The fame of René Descartes’ phrase “I think, therefore I am”, as well as its overuse and parody, is matched by the endless reproduction and caricature of his portrait hanging in the Louvre. But the French philosopher, who spent most of his adult life in the Dutch United Provinces, never sat for that portrait, nor was it painted by Frans Hals, as has been assumed for a long time. The real Hals portrait, it appears, is not in Paris but in the National Gallery in Copenhagen; a roughly painted little panel, “easily mistaken for a sketch rather than a finished composition”, as Steven Nadler puts it.
To compare Nadler’s book itself to a painting, this is a triptych: Descartes is flanked by the painter Hals and the priest Abraham Bloemaert. The unknown priest from Haarlem is the connection between the philosopher and the painter. According to Nadler, it was Bloemaert who commissioned the portrait on the eve of his friend’s departure to “the land of ice and bears”, upon the invitation of Queen Christina of Sweden to instruct her in Cartesian philosophy. The priest and the painter serve as sidekicks, and put the picture of Descartes in perspective. The accounts of their lives, so different from Descartes’, enable Nadler to paint a detailed portrait of the religious, cultural and political landscape of the Dutch Republic.
The middle panel, of course, gets the most attention. In three consecutive chapters, Nadler takes his reader on a tour of the masterworks of Descartes: the Discourse, the Meditations and the Principles of Philosophy. All famous arguments pass in review: the method of doubt, the dream argument, the deceitful demon, the cogito, and the way the world is built up again from that last indubitable truth. I have read many introductions to Descartes, but I have rarely come across such an attractive display of Descartes’ main philosophical themes. Nadler shows how Descartes’ philosophical and scientific concepts connect, indicating to which end the arguments are put forward.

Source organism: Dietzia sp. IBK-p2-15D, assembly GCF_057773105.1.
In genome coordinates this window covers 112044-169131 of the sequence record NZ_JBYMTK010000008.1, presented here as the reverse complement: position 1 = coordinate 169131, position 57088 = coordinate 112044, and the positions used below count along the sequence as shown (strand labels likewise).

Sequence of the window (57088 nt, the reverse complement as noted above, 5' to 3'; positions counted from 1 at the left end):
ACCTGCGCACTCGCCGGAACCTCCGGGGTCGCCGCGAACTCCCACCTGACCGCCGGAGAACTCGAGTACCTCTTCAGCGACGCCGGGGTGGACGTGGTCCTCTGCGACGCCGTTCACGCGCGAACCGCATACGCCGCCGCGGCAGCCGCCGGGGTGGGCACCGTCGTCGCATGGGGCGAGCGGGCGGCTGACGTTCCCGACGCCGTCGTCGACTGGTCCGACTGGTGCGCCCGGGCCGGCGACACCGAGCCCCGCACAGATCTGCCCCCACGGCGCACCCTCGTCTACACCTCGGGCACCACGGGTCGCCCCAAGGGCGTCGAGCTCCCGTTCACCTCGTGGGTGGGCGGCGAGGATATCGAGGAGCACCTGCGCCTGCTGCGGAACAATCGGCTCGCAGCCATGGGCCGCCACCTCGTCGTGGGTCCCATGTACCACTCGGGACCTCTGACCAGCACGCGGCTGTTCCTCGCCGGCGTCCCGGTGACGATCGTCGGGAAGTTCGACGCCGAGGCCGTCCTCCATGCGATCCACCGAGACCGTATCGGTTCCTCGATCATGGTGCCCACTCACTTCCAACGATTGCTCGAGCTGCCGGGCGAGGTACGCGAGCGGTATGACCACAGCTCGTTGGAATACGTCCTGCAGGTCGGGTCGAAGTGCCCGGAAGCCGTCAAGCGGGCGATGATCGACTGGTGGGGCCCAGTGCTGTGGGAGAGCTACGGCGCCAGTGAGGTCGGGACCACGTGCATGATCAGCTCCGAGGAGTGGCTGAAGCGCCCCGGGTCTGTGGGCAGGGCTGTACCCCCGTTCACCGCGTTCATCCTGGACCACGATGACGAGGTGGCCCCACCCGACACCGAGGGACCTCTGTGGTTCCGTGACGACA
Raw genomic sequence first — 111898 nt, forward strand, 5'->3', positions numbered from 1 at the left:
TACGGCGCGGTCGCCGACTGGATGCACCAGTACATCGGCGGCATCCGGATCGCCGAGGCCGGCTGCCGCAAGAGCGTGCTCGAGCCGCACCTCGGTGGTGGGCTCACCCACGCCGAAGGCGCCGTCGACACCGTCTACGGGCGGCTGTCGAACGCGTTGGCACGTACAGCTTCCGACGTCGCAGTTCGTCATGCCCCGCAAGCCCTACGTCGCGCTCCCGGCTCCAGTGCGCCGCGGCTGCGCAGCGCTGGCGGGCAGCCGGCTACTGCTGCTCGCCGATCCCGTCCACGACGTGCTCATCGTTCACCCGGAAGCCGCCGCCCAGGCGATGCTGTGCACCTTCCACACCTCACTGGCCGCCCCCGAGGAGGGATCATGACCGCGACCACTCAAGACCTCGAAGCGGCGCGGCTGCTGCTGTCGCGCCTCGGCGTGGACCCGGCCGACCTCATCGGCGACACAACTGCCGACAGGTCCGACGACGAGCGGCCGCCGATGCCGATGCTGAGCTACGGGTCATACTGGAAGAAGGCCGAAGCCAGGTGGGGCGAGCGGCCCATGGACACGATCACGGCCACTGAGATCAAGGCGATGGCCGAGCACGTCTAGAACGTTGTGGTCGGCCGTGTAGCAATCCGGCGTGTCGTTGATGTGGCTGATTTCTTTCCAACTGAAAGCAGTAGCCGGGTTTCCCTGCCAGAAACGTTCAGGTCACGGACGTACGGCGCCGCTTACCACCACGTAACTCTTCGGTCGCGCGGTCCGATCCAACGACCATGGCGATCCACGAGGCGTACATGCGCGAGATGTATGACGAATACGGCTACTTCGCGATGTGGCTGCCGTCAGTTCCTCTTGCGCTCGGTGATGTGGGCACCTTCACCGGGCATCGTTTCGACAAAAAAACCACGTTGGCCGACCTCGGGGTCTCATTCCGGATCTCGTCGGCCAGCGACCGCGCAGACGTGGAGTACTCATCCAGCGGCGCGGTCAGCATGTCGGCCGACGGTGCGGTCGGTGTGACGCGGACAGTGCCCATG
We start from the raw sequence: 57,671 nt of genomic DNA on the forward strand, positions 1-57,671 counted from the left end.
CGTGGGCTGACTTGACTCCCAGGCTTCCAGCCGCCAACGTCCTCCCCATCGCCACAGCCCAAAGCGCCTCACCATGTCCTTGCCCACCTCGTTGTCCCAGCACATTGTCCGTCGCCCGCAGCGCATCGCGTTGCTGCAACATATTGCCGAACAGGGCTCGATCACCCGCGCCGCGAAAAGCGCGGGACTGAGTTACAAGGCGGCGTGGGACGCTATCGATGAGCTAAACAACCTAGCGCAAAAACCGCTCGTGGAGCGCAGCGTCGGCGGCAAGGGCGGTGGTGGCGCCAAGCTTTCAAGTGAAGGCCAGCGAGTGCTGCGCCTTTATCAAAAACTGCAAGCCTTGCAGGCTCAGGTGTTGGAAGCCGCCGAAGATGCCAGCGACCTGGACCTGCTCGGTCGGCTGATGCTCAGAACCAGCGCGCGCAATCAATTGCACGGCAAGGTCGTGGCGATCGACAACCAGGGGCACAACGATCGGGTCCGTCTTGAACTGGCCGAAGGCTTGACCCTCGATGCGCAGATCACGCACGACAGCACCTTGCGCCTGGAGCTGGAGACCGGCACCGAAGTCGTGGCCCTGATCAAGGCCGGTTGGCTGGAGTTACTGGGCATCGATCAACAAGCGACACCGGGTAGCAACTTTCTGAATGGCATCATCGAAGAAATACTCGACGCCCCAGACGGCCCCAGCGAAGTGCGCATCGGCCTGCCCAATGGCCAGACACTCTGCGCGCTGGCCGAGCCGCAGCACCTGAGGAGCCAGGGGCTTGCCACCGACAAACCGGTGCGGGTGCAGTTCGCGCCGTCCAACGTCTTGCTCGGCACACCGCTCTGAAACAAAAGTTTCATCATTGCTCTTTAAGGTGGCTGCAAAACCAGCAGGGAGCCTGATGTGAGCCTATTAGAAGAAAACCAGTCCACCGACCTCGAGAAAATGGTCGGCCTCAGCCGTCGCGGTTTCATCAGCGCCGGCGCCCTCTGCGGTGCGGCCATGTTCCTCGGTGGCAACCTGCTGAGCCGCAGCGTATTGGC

These well-written chapters make compelling reading. The exposition is vivid, like the painting by Hals in Copenhagen, and adorned with quotes from the correspondence. The fact that Nadler does not delve deep into the mind/body problem is somewhat unexpected, but it isn’t a grievous omission. Descartes himself declared that there are limits to our understanding of the interaction between mind and body – and these limits still exist. The subsequent chapter on God is, after the fireworks in the previous chapters, arguably too much of a good thing. According to Nadler, God plays a central role in Cartesian epistemology and metaphysics, but even if he is right in that claim, it comes as an unexpected turn to the reader, and it does not fit easily into the Cartesian worldview presented earlier.
A 17th-century biographer of Descartes informs us that Bloemaert did not want to let his friend leave “without having him captured by a painter”. Unfortunately, we do not know for sure whether the painter in question was Hals. The biographer does not mention any name, nor is a Hals-painted portrait of Descartes listed in an inventory made after Bloemaert’s death of his many paintings. Nadler is nevertheless able to make a good case for the Copenhagen painting, and I am certain that in due time more clues will be found that strengthen his claim. Would it be important to have the true provenance unveiled? This masterfully painted portrait convinces me it does.
The Philosopher, the Priest, and the Painter: A Portrait of Descartes
By Steven Nadler
Princeton University Press, 254pp, £19.95
ISBN 9780691157306 and 9781400847594 (e-book)
Published 29 May 2013
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